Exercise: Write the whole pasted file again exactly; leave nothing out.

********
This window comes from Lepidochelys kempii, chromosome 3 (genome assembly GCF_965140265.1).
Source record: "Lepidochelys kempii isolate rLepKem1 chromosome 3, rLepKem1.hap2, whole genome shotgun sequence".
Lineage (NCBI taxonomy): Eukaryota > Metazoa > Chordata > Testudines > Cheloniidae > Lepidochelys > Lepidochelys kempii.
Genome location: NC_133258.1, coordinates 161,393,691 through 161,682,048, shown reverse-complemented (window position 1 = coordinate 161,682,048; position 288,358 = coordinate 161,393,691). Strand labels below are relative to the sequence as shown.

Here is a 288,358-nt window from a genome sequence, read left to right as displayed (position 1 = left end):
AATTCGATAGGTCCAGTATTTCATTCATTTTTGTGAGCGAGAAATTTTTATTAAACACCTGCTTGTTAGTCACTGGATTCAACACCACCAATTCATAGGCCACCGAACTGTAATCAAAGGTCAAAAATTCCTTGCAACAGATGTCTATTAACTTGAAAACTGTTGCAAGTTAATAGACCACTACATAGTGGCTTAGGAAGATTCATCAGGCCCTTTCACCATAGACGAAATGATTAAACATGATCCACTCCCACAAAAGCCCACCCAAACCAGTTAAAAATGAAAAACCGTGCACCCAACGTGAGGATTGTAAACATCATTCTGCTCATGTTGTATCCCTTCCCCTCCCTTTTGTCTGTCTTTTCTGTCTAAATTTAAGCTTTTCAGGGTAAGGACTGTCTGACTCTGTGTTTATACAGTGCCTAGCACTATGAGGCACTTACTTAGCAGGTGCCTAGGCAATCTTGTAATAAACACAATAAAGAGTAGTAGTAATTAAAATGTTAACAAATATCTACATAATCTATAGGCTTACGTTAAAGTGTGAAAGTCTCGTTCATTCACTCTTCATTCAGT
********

This window comes from Lepidochelys kempii, chromosome 3 (genome assembly GCF_965140265.1).
Source record: "Lepidochelys kempii isolate rLepKem1 chromosome 3, rLepKem1.hap2, whole genome shotgun sequence".
Lineage (NCBI taxonomy): Eukaryota > Metazoa > Chordata > Testudines > Cheloniidae > Lepidochelys > Lepidochelys kempii.
Genome location: NC_133258.1, coordinates 161,393,691 through 161,682,048, shown reverse-complemented (window position 1 = coordinate 161,682,048; position 288,358 = coordinate 161,393,691). Strand labels below are relative to the sequence as shown.

Here is a 288,358-nt window from a genome sequence, read left to right as displayed (position 1 = left end):
AATTCGATAGGTCCAGTATTTCATTCATTTTTGTGAGCGAGAAATTTTTATTAAACACCTGCTTGTTAGTCACTGGATTCAACACCACCAATTCATAGGCCACCGAACTGTAATCAAAGGTCAAAAATTCCTTGCAACAGATGTCTATTAACTTGAAAACTGTTGCAAGTTAATAGACCACTACATAGTGGCTTAGGAAGATTCATCAGGCCCTTTCACCATAGACGAAATGATTAAACATGATCCACTCCCACAAAAGCCCACCCAAACCAGTTAAAAATGAAAAACCGTGCACCCAACGTGAGGATTGTAAACATCATTCTGCTCATGTTGTATCCCTTCCCCTCCCTTTTGTCTGTCTTTTCTGTCTAAATTTAAGCTTTTCAGGGTAAGGACTGTCTGACTCTGTGTTTATACAGTGCCTAGCACTATGAGGCACTTACTTAGCAGGTGCCTAGGCAATCTTGTAATAAACACAATAAAGAGTAGTAGTAATTAAAATGTTAACAAATATCTACATAATCTATAGGCTTACGTTAAAGTGTGAAAGTCTCGTTCATTCACTCTTCATTCAGT